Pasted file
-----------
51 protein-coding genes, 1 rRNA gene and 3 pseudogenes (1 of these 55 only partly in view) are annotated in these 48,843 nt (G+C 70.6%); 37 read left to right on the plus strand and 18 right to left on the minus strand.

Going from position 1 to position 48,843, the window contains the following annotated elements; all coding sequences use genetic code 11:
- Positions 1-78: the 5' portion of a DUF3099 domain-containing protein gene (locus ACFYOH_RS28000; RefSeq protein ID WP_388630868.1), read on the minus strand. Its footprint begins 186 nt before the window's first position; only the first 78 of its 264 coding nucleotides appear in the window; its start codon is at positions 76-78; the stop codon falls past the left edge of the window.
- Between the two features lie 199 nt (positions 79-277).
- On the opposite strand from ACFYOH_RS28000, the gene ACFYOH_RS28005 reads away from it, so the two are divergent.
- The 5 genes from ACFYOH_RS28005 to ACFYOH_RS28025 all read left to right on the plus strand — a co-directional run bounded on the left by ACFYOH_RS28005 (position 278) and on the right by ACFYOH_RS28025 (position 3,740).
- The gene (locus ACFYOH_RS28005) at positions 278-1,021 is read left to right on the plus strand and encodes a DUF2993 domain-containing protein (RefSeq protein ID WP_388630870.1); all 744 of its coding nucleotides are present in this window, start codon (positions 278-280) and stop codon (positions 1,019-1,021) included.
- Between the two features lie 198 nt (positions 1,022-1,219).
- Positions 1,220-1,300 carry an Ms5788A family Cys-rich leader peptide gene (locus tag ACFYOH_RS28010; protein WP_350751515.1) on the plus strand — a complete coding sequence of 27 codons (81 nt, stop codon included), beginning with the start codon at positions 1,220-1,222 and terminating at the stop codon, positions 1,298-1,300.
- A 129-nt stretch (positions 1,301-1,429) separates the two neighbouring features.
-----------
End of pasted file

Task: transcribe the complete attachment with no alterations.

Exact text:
51 protein-coding genes, 1 rRNA gene and 3 pseudogenes (1 of these 55 only partly in view) are annotated in these 48,843 nt (G+C 70.6%); 37 read left to right on the plus strand and 18 right to left on the minus strand.

Going from position 1 to position 48,843, the window contains the following annotated elements; all coding sequences use genetic code 11:
- Positions 1-78: the 5' portion of a DUF3099 domain-containing protein gene (locus ACFYOH_RS28000; RefSeq protein ID WP_388630868.1), read on the minus strand. Its footprint begins 186 nt before the window's first position; only the first 78 of its 264 coding nucleotides appear in the window; its start codon is at positions 76-78; the stop codon falls past the left edge of the window.
- Between the two features lie 199 nt (positions 79-277).
- On the opposite strand from ACFYOH_RS28000, the gene ACFYOH_RS28005 reads away from it, so the two are divergent.
- The 5 genes from ACFYOH_RS28005 to ACFYOH_RS28025 all read left to right on the plus strand — a co-directional run bounded on the left by ACFYOH_RS28005 (position 278) and on the right by ACFYOH_RS28025 (position 3,740).
- The gene (locus ACFYOH_RS28005) at positions 278-1,021 is read left to right on the plus strand and encodes a DUF2993 domain-containing protein (RefSeq protein ID WP_388630870.1); all 744 of its coding nucleotides are present in this window, start codon (positions 278-280) and stop codon (positions 1,019-1,021) included.
- Between the two features lie 198 nt (positions 1,022-1,219).
- Positions 1,220-1,300 carry an Ms5788A family Cys-rich leader peptide gene (locus tag ACFYOH_RS28010; protein WP_350751515.1) on the plus strand — a complete coding sequence of 27 codons (81 nt, stop codon included), beginning with the start codon at positions 1,220-1,222 and terminating at the stop codon, positions 1,298-1,300.
- A 129-nt stretch (positions 1,301-1,429) separates the two neighbouring features.